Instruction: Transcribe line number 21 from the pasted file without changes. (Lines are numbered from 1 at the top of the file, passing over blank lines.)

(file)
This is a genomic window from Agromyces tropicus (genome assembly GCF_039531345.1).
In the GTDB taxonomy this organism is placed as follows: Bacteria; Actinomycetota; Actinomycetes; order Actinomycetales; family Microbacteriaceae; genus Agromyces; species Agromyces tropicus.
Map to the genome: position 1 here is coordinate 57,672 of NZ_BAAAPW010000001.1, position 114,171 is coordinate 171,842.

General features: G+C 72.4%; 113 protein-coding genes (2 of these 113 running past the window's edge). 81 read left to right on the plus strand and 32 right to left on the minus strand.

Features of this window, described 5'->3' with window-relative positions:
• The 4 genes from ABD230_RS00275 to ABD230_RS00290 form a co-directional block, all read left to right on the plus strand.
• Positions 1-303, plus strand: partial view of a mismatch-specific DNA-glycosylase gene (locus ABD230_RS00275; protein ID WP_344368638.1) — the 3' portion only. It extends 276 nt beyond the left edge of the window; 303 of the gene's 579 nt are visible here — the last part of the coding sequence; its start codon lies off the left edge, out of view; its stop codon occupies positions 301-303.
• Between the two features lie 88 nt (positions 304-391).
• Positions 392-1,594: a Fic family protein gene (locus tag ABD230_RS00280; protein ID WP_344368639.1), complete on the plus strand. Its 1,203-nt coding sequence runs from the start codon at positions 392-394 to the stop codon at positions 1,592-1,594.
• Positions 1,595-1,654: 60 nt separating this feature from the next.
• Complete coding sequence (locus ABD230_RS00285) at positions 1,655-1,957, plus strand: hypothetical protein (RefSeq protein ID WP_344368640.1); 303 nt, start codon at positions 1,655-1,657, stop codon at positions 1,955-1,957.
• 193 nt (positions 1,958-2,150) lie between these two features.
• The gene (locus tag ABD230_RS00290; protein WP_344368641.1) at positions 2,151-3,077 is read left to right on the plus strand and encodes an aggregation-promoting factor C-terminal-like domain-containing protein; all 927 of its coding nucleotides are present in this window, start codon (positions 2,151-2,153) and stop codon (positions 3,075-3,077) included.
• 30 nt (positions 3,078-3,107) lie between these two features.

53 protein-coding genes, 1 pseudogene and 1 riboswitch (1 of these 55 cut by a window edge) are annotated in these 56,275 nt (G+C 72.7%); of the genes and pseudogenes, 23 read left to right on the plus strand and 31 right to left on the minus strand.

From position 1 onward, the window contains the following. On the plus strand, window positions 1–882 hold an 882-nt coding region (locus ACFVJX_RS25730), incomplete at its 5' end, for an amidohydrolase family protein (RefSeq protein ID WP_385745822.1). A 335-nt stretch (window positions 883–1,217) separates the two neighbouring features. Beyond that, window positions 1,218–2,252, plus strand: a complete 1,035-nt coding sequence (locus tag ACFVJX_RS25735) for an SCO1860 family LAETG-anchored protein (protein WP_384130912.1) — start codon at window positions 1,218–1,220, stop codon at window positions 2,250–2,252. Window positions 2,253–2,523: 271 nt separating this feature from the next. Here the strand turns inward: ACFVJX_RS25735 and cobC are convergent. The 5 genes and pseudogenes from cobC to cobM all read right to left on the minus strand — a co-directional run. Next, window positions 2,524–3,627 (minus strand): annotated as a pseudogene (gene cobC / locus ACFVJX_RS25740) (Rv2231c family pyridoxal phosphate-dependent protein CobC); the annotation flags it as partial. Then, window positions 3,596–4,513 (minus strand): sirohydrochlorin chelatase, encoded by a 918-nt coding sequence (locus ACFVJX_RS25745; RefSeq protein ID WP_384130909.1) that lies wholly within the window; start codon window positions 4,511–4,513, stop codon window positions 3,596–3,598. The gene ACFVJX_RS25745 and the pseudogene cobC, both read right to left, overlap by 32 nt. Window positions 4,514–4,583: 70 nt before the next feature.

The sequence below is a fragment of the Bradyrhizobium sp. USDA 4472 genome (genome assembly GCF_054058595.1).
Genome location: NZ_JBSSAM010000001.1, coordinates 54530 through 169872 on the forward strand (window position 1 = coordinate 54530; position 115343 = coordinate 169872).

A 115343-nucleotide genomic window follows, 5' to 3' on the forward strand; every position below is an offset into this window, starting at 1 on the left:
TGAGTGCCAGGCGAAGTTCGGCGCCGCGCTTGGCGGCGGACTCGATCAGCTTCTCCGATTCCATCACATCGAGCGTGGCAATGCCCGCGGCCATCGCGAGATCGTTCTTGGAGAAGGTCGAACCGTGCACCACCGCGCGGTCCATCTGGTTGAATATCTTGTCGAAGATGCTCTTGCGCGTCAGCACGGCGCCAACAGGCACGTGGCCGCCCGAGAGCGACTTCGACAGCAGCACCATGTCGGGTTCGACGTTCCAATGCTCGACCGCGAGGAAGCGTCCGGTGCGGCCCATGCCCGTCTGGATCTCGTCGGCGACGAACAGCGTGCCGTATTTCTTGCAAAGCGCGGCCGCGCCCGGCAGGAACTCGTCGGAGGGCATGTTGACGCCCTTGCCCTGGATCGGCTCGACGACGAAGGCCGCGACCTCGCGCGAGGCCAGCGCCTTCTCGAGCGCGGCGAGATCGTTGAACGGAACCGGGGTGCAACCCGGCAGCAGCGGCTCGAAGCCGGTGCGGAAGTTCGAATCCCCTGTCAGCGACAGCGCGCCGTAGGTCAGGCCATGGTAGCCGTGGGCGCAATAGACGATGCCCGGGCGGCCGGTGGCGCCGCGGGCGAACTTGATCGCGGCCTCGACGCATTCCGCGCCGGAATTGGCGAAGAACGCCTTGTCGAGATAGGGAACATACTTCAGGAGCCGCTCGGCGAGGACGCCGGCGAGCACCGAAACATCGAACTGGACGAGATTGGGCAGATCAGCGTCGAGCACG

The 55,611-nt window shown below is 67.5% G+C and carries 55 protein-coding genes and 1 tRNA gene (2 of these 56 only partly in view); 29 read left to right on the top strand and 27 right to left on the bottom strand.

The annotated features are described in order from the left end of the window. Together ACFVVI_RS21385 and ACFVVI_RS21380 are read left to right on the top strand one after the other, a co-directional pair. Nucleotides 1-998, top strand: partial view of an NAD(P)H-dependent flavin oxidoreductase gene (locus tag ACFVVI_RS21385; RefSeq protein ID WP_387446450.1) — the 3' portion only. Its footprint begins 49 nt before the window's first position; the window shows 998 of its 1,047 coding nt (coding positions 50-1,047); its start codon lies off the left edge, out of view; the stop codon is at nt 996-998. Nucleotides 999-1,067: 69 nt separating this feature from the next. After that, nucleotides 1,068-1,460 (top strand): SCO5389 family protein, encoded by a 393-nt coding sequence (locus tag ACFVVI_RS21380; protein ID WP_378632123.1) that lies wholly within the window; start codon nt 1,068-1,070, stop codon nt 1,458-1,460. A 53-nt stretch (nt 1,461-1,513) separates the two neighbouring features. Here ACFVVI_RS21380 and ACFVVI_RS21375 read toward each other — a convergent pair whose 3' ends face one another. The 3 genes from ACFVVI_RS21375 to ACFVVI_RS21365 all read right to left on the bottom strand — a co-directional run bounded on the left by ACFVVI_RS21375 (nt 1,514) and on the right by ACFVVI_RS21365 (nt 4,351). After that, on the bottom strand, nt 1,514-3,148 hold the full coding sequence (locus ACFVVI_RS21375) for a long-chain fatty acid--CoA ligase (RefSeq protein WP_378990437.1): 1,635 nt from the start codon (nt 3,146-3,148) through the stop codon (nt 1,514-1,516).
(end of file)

The 55,611-nt window shown below is 67.5% G+C and carries 55 protein-coding genes and 1 tRNA gene (2 of these 56 only partly in view); 29 read left to right on the top strand and 27 right to left on the bottom strand.